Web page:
However, before tabloids became commonplace journalism still played a vital role in Victorian society, in particular when it came to dealing with murders and other gruesome crimes. The plethora of newspapers, ‘Penny Dreadfuls’ and other cheaply produced publications meant that each story had to scream at a passer-by in order to be sold. For the first time publications such as The Illustrated Police News were created for the sole purpose of reporting on heinous crimes, ruthless criminals and tragic victims. This lurid period of history is often cited as the true beginning of press sensationalism.
The tabloids would often print horrendous images of mutilated bodies and crime scenes alongside equally graphic accounts of the event that had taken place. Shots of murder victims lying brutally disfigured in a morgue became common place and the stories would regularly grip the nation as they developed. If the perpetrator was caught and sentenced to execution then thousands would often turn out to see the dramatic finale to their favourite story.
Sensational murder reports were not something new to the Victorian age. But with a rise in readership rates, particularly in the late 1800s, these reports became more focussed on entertaining readers rather than just informing them. This interest spread to a global level at the time of the Whitechapel Murders, with the stories being printed around the world in countries such as Jamaica, Australia and the United States.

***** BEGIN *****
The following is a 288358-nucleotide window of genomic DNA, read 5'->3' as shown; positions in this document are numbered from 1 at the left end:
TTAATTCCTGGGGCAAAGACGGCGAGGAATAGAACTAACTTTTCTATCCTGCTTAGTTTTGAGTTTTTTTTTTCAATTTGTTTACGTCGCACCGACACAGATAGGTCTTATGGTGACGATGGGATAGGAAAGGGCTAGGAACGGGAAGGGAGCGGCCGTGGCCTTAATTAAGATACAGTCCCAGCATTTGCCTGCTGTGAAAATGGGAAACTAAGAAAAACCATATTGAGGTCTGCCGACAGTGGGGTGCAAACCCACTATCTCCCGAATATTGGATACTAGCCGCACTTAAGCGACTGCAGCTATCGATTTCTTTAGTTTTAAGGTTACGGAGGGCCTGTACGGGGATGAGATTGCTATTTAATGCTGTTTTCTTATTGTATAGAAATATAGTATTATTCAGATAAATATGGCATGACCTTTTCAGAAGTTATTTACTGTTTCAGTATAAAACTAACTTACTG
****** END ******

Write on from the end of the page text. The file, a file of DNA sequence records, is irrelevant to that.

Crooked journalists would often fake evidence, create witness accounts and mislead the police to create racy and sensational stories. As they did this the panic that was sweeping through the streets heightened; for example, on the 20 October 1888, Mrs Mary Burridge apparently dropped dead after reading a lurid Ripper account. Whether or not this was true adds to the enigmatic nature of truth in tabloid journalism in the Victorian period.
The press played a pivotal role in creating the public image of the Whitechapel murderer. Armed with his horrifying nickname, ‘Jack the Ripper’, journalists quickly fashioned a terrifying figure to cast blame on. Without a clear target, the press were forced to label the killer with haunting titles such as ‘monster’ and ‘fiend’, adding an almost supernatural element to the killer’s reputation. Through these fleeting descriptions racial and social tensions were heightened. The few eyewitness reports to be printed often labelled the man as having a ‘dark complexion, black-beard, black coat and foreign-looking’ – a description of a typical Jewish man living in the East End at the time.